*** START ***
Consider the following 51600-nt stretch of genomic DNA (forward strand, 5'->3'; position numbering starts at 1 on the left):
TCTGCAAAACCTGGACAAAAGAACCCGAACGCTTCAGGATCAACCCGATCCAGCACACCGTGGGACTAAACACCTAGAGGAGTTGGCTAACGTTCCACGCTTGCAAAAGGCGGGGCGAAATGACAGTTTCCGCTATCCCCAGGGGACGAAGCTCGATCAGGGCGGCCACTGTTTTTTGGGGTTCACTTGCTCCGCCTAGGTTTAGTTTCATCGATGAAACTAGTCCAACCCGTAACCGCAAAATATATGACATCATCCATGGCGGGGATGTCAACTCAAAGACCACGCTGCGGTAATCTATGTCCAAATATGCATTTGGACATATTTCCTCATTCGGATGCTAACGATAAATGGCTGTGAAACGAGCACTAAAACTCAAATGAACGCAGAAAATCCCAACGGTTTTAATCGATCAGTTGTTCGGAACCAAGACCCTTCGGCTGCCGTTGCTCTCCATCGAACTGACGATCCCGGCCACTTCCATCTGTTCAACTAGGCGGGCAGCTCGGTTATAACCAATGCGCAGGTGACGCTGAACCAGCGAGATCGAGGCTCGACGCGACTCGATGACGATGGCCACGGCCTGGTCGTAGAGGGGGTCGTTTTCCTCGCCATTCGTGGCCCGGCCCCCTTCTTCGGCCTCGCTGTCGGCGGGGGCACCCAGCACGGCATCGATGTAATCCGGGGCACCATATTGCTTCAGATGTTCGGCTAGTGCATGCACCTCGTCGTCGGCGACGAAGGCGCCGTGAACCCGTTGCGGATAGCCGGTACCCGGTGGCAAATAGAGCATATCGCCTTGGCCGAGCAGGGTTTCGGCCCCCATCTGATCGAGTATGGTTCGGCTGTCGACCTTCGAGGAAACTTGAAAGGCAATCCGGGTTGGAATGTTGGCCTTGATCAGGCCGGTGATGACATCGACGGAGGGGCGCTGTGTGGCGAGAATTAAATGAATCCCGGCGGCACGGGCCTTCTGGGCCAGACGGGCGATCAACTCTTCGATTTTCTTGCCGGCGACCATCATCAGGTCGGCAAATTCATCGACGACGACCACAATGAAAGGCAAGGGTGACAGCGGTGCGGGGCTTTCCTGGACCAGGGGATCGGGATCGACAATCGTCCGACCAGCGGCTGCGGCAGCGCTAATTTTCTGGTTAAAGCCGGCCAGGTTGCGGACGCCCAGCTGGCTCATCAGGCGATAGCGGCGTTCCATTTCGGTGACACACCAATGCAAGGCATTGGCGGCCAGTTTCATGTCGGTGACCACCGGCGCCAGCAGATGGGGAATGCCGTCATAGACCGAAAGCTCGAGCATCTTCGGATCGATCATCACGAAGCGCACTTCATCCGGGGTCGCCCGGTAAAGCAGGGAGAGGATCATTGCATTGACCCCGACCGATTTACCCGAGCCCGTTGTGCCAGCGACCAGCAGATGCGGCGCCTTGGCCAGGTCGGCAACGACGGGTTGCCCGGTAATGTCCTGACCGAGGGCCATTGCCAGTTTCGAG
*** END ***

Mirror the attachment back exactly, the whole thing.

Consider the following 51600-nt stretch of genomic DNA (forward strand, 5'->3'; position numbering starts at 1 on the left):
TCTGCAAAACCTGGACAAAAGAACCCGAACGCTTCAGGATCAACCCGATCCAGCACACCGTGGGACTAAACACCTAGAGGAGTTGGCTAACGTTCCACGCTTGCAAAAGGCGGGGCGAAATGACAGTTTCCGCTATCCCCAGGGGACGAAGCTCGATCAGGGCGGCCACTGTTTTTTGGGGTTCACTTGCTCCGCCTAGGTTTAGTTTCATCGATGAAACTAGTCCAACCCGTAACCGCAAAATATATGACATCATCCATGGCGGGGATGTCAACTCAAAGACCACGCTGCGGTAATCTATGTCCAAATATGCATTTGGACATATTTCCTCATTCGGATGCTAACGATAAATGGCTGTGAAACGAGCACTAAAACTCAAATGAACGCAGAAAATCCCAACGGTTTTAATCGATCAGTTGTTCGGAACCAAGACCCTTCGGCTGCCGTTGCTCTCCATCGAACTGACGATCCCGGCCACTTCCATCTGTTCAACTAGGCGGGCAGCTCGGTTATAACCAATGCGCAGGTGACGCTGAACCAGCGAGATCGAGGCTCGACGCGACTCGATGACGATGGCCACGGCCTGGTCGTAGAGGGGGTCGTTTTCCTCGCCATTCGTGGCCCGGCCCCCTTCTTCGGCCTCGCTGTCGGCGGGGGCACCCAGCACGGCATCGATGTAATCCGGGGCACCATATTGCTTCAGATGTTCGGCTAGTGCATGCACCTCGTCGTCGGCGACGAAGGCGCCGTGAACCCGTTGCGGATAGCCGGTACCCGGTGGCAAATAGAGCATATCGCCTTGGCCGAGCAGGGTTTCGGCCCCCATCTGATCGAGTATGGTTCGGCTGTCGACCTTCGAGGAAACTTGAAAGGCAATCCGGGTTGGAATGTTGGCCTTGATCAGGCCGGTGATGACATCGACGGAGGGGCGCTGTGTGGCGAGAATTAAATGAATCCCGGCGGCACGGGCCTTCTGGGCCAGACGGGCGATCAACTCTTCGATTTTCTTGCCGGCGACCATCATCAGGTCGGCAAATTCATCGACGACGACCACAATGAAAGGCAAGGGTGACAGCGGTGCGGGGCTTTCCTGGACCAGGGGATCGGGATCGACAATCGTCCGACCAGCGGCTGCGGCAGCGCTAATTTTCTGGTTAAAGCCGGCCAGGTTGCGGACGCCCAGCTGGCTCATCAGGCGATAGCGGCGTTCCATTTCGGTGACACACCAATGCAAGGCATTGGCGGCCAGTTTCATGTCGGTGACCACCGGCGCCAGCAGATGGGGAATGCCGTCATAGACCGAAAGCTCGAGCATCTTCGGATCGATCATCACGAAGCGCACTTCATCCGGGGTCGCCCGGTAAAGCAGGGAGAGGATCATTGCATTGACCCCGACCGATTTACCCGAGCCCGTTGTGCCAGCGACCAGCAGATGCGGCGCCTTGGCCAGGTCGGCAACGACGGGTTGCCCGGTAATGTCCTGACCGAGGGCCATTGCCAGTTTCGAG